Theoretical Considerations on Factors Confounding the Interpretation of the Oceanic Carbon Export Ratio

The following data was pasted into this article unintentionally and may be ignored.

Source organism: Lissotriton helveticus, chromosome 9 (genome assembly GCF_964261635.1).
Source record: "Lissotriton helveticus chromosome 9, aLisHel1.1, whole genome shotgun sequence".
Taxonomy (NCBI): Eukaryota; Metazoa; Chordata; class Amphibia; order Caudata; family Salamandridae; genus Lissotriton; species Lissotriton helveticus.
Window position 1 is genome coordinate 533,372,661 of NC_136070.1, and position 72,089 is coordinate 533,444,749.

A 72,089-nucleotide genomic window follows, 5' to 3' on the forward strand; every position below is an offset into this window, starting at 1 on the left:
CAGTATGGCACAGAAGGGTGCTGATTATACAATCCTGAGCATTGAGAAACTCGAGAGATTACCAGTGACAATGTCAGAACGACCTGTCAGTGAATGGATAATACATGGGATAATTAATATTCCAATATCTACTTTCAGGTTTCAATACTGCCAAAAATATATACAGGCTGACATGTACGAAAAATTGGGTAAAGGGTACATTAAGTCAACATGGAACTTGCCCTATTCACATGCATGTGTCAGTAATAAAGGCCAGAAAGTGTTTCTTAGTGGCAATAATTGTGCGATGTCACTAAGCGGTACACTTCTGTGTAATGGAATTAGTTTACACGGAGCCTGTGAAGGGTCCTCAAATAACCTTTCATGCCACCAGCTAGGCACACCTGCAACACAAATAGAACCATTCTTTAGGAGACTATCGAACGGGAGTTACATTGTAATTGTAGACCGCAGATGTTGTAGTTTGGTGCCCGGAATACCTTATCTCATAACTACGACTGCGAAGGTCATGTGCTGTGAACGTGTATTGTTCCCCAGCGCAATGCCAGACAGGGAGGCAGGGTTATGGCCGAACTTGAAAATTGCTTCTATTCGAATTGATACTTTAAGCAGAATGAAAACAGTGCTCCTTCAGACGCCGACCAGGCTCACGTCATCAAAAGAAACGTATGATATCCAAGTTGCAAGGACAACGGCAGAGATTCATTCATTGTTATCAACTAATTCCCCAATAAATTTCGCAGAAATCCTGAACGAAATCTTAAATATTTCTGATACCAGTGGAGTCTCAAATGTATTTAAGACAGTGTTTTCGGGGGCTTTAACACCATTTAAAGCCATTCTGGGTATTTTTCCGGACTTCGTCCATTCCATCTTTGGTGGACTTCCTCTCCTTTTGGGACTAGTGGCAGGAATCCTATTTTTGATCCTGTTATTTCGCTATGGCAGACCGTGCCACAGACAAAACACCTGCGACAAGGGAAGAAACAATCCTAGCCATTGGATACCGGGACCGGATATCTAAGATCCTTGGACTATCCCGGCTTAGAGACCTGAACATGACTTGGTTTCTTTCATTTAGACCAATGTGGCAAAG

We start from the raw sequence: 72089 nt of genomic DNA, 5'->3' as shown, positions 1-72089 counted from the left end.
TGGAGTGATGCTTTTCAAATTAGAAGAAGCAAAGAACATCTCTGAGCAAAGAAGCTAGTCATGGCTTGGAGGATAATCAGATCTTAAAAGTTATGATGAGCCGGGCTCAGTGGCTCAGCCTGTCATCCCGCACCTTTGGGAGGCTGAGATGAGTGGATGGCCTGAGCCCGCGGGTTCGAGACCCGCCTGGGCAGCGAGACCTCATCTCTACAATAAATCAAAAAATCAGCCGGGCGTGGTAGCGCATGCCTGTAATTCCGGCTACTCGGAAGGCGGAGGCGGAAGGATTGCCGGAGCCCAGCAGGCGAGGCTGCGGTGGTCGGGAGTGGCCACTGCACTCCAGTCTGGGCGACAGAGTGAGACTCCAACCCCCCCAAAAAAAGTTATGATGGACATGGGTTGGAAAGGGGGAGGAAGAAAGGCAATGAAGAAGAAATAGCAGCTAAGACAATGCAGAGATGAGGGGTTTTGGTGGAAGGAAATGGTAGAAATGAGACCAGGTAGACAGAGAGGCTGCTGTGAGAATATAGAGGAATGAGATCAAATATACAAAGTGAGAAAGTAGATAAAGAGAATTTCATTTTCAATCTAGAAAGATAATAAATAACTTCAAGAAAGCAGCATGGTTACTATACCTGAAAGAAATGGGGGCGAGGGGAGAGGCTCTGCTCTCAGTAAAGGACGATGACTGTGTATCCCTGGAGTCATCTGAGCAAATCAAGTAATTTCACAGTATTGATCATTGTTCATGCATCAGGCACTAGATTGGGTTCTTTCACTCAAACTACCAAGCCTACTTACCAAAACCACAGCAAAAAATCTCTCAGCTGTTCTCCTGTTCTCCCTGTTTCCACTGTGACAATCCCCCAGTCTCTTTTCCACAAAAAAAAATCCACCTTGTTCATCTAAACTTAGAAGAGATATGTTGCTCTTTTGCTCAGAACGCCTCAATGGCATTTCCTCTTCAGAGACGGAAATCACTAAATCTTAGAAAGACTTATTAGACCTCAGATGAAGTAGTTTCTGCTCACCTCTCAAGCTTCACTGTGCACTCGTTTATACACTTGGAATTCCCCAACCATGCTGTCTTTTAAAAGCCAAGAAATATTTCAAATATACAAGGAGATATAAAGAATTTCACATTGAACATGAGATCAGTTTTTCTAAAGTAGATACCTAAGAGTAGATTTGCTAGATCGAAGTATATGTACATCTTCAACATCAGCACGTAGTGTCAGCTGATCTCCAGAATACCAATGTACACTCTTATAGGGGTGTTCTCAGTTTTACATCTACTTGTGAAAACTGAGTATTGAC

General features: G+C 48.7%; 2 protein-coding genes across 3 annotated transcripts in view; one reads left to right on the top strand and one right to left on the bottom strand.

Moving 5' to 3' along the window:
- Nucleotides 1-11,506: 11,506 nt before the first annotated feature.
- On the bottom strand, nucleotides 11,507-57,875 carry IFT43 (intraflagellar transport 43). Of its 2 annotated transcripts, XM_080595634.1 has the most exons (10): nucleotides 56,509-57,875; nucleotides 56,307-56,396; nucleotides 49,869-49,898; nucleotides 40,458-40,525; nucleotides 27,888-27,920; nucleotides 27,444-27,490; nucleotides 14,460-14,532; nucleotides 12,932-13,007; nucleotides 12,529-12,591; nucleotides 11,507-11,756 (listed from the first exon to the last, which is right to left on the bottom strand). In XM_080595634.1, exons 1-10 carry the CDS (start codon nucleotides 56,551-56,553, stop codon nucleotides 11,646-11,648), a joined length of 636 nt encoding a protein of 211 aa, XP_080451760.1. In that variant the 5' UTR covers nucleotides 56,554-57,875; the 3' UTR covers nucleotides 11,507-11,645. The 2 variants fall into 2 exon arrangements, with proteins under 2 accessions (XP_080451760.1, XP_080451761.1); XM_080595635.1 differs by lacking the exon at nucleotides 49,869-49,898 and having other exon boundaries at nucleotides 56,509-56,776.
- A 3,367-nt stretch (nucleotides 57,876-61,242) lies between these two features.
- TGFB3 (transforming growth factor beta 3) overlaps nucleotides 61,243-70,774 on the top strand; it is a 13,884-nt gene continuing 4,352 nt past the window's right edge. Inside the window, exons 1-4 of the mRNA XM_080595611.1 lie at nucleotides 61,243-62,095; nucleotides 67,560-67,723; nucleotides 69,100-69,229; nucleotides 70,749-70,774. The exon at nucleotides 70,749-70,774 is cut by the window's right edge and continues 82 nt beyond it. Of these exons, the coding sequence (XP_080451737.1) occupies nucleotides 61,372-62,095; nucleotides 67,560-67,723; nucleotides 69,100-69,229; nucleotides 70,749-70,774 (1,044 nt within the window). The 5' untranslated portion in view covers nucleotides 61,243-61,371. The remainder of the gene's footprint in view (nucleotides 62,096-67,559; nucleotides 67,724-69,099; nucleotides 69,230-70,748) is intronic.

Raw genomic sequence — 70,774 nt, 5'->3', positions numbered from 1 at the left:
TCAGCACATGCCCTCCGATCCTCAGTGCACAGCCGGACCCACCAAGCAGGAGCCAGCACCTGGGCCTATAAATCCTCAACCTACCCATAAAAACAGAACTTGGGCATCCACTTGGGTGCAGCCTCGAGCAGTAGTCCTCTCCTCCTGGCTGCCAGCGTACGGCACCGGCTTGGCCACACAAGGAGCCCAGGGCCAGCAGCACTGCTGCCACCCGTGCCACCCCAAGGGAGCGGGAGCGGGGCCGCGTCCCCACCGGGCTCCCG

©2018. American Geophysical Union. All Rights Reserved. The fraction of primary production exported out of the surface ocean, known as the export ratio (ef ratio), is often used to assess how various factors, including temperature, primary production, phytoplankton size, and community structure, affect the export efficiency of an ecosystem. To investigate possible causes for reported discrepancies in the dominant factors influencing the export efficiency, we develop a metabolism-based mechanistic model of the ef ratio. Consistent with earlier studies, we find based on theoretical considerations that the ef ratio is a negative function of temperature. We show that the ef ratio depends on the optical depth, defined as the physical depth times the light attenuation coefficient. As a result, varying light attenuation may confound the interpretation of ef ratio when measured at a fixed depth (e.g., 100 m) or at the base of the mixed layer. Finally, we decompose the contribution of individual factors on the seasonality of the ef ratio. Our results show that at high latitudes, the ef ratio at the base of mixed layer is strongly influenced by mixed layer depth and surface irradiation on seasonal time scales. Future studies should report the ef ratio at the base of the euphotic layer or account for the effect of varying light attenuation if measured at a different depth. Overall, our modeling study highlights the large number of factors confounding the interpretation of field observations of the ef ratio.
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